1. Position the computer safely away from the water model. Keep water away from the computer at all times. 2. Prepare the computer for data collection. 3. Plug the Temperature Probe into Channel 1 of the Vernier interface. 4. You are now ready to collect temperature data. a. Select a position on the model and place the tip of the probe into the water. b. Monitor the temperature in the Meter window for 30 seconds. c. If the temperature appears stable, simply record it on the Data & Calculations sheet and proceed. d. Select another position on the model and repeat a to c.

Column Position

A Temperature 1 (°C)

B Temperature 2 (°C)

C Average temperature (°C)

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Test 1

Testing Procedure
1. Position the computer safely away from the water. Keep water away from the computer at all Test 1 times. 2. Prepare the computer for data collection. 3. Plug the Temperature Probe into Channel 1 of the Vernier interface. 4. You are now ready to collect temperature data. a. Place the tip of the probe into the sample of Site 1. b. Monitor the temperature in the Meter window for 30 seconds. c. If the temperature appears stable, simply record it on the Data & Calculations sheet and proceed. Test 1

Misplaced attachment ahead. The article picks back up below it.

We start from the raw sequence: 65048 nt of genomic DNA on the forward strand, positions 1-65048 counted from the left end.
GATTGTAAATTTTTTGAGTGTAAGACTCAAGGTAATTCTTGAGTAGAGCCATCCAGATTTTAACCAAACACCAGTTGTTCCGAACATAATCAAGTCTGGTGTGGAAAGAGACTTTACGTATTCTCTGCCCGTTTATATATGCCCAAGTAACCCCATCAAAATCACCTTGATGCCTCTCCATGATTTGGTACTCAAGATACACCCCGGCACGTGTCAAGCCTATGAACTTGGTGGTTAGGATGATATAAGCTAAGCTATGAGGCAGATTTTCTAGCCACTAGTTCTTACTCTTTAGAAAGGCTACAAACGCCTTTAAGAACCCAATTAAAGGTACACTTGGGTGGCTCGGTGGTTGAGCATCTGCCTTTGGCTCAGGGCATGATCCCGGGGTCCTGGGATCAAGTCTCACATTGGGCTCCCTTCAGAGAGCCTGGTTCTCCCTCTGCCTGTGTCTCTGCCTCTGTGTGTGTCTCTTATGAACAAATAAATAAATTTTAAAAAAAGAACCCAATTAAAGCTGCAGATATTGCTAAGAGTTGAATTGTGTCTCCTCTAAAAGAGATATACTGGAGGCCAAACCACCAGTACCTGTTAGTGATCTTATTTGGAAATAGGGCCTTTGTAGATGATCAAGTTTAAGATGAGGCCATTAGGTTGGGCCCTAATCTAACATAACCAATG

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Temperature DATA & CALCULATIONS

Temperature- Create a classroom chart
Stream or lake: ____________________________ Site 1 name: _______________________________ Date: __________________________________ Time of day (Site 1): ______________________

Column

A

B

C

Week

Temperature 1 (°C)

Temperature 2 (°C)

Average temperature (°C)

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2

Column Procedure: A. Record first water temperature reading at site. B. Record second water temperature reading at site. C. Average the water temperature at each site = (A + B) / 2

Field Observations (e.g., weather, geography, vegetation along stream) ___________________________ ____________________________________________________________________________________ ____________________________________________________________________________________ ____________________________________________________________________________________

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Test 1

ADDITIONAL INFORMATION Tips for Instructors